Dr Susan Wyllie is the head of the MoA group. Susan has worked in kinetoplast biology for more than twenty years. Her studies have predominantly focused on deciphering drug mechanism(s) of action and mechanisms of drug resistance – in particular in Leishmania spp, the causative agent of visceral leishmaniasis. Outside of the lab, Susan’s loves to go running in the nearby Tentsmuir forest. ORCID Research Gate
Dr Richard Wall obtained his PhD in Life Sciences from the University of Nottingham in 2012 before joining the laboratory of Prof. Rita Tewari to work on projects related to drug discovery, parasite motility and cell division in Plasmodium. Richard moved to Scotland in 2015 to join the newly formed Mode of Action group. He has been been involved in target identification studies for a number of high profile compound series. Richard led the development of our genome-wide overexpression library in T. brucei. Outside the lab his hobbies include eating. He occasionally runs too!
Dr Sandra Carvalho was awarded her Ph.D. from the University of Porto in 2012 following her studies on metal acquisition in Leishmania. She then continued in the lab of Professor Ana Tomas for her first posdoc. In 2015, Sandra joined the lab of Wolfgang Maret to study the role of zinc transporter in diabetes. She joined the MoA group in 2017. Outside of work Sandra is a keen photographer and enjoys travelling around Scotland.
Dr Victoriano Corpas Lopez completed his Ph.D. and postdoctoral studies at the University of Granada focused on the development of novel anti-leishmanial therapies, Victor joined our group in 2016 as a Foundation Martin Escudero-funded fellow. Over the last 3 years he has adapted thermal proteome profiling (TPP) for use in target identification studies in kinetoplastids for the very first time. He is now in the process of further refining this approach for use in Plasmodium. Victor is pictured here at the summit of Spain’s second highest peak, Veleta. Since coming to Scotland Victor has continued his love of hiking and developed a new passion for badminton.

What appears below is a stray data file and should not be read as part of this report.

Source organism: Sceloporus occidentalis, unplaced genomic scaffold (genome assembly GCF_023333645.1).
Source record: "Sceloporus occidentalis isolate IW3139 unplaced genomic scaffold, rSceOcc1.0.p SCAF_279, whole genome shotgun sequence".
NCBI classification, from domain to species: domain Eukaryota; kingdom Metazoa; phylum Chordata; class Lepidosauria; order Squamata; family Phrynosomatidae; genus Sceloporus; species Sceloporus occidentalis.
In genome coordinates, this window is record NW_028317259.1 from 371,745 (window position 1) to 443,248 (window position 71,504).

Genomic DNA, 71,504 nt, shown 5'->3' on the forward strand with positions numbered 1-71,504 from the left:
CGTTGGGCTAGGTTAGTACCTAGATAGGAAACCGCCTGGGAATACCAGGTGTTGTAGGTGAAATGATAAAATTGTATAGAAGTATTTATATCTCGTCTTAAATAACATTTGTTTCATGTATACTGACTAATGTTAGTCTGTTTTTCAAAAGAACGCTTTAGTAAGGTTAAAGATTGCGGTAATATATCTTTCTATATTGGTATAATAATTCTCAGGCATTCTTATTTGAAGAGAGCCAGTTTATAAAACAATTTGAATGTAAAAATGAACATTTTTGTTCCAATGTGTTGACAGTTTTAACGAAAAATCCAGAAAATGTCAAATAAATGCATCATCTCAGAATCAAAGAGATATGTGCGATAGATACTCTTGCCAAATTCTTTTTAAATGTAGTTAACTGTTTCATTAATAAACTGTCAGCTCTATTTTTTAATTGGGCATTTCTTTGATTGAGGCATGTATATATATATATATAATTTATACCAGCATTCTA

Dr Rachel Milne spent time in industry with both Pfizer and Organon before re-joining academia to undertake a Ph.D. in the labs of Professor Keith Matthews and Dr Joanne Thompson at Edinburgh University. Rachel joined the MoA group in 2016 and currently focuses on determining the molecular targets of anti-malarial compounds. In her spare time Rachel is kept very busy looking after her 9-year old son Joshua.
Dr Stephen Patterson was awarded his Ph.D. in chemistry from the University of St Andrews. In 2007 he joined the lab of Professor Alan Fairlamb in Dundee where he focused on drug discovery for neglected tropical diseases. Within the MoA group, Stephen leads our chemical proteomics studies, providing chemical solutions to biological problems. Outside of work Stephen is run ragged by his 4-year old son Finlay and 2-year old daughter Tilly.
Dr Marta Lopes Lima joined the MoA team in March 2019. Marta has been awarded a prestigious Newton International Fellowship to support her studies in drug target deconvolution in T. cruzi. She competed her Ph.D. at the University of Sao Paulo in the lab of Dr Andre Tempone where she investigated the mechanism of action of the antidepressant sertraline and the muscle relaxant cyclobenzaprine in L. infantum. Welcome to Dundee Marta!
Dr. Gourav Dey joined the MoA group in March 2022 to work on developing chemical proteomic strategies to support drug target deconvolution for parasites. He obtained his PhD in 2019 from Manipal Academy of Higher Education, India. He carried out his PhD at the Institute of Bioinformatics, India, where he utilized mass spectrometry-based proteomics and proteogenomics for genome annotation of malaria vectors. Outside the lab Gourav loves to travel, document his travels and life with his photography and is an avid reader.
Dr Lindsay Tulloch joined the MoA group in April 2019 to work on drug target deconvolution studies with natural products from Brazil. Lindsay made the short journey across the water from the University of St Andrews – having studied with Professor Terry Smith. Lindsay is no stranger to Dundee – having worked with our colleague Professor Bill Hunter for several years. We are delighted to welcome Lindsay back to Dundee!